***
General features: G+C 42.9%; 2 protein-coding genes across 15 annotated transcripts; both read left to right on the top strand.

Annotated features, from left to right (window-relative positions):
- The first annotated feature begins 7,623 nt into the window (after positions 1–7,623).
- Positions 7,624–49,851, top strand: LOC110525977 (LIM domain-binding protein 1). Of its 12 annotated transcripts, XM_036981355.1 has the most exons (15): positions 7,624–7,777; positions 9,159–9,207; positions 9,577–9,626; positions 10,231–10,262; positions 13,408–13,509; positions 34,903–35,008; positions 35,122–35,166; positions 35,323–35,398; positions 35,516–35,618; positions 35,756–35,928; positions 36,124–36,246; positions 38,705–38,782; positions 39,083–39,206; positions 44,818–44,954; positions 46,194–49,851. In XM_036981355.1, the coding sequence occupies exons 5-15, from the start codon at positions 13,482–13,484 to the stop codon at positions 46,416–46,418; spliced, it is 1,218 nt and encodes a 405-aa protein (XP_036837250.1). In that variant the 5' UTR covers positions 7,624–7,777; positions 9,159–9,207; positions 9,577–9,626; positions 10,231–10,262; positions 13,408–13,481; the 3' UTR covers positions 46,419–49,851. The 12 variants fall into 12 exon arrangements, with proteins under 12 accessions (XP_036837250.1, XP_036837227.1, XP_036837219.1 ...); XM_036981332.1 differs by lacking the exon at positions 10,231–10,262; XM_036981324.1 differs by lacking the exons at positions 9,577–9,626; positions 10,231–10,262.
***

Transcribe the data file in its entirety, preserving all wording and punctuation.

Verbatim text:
General features: G+C 42.9%; 2 protein-coding genes across 15 annotated transcripts; both read left to right on the top strand.

Annotated features, from left to right (window-relative positions):
- The first annotated feature begins 7,623 nt into the window (after positions 1–7,623).
- Positions 7,624–49,851, top strand: LOC110525977 (LIM domain-binding protein 1). Of its 12 annotated transcripts, XM_036981355.1 has the most exons (15): positions 7,624–7,777; positions 9,159–9,207; positions 9,577–9,626; positions 10,231–10,262; positions 13,408–13,509; positions 34,903–35,008; positions 35,122–35,166; positions 35,323–35,398; positions 35,516–35,618; positions 35,756–35,928; positions 36,124–36,246; positions 38,705–38,782; positions 39,083–39,206; positions 44,818–44,954; positions 46,194–49,851. In XM_036981355.1, the coding sequence occupies exons 5-15, from the start codon at positions 13,482–13,484 to the stop codon at positions 46,416–46,418; spliced, it is 1,218 nt and encodes a 405-aa protein (XP_036837250.1). In that variant the 5' UTR covers positions 7,624–7,777; positions 9,159–9,207; positions 9,577–9,626; positions 10,231–10,262; positions 13,408–13,481; the 3' UTR covers positions 46,419–49,851. The 12 variants fall into 12 exon arrangements, with proteins under 12 accessions (XP_036837250.1, XP_036837227.1, XP_036837219.1 ...); XM_036981332.1 differs by lacking the exon at positions 10,231–10,262; XM_036981324.1 differs by lacking the exons at positions 9,577–9,626; positions 10,231–10,262.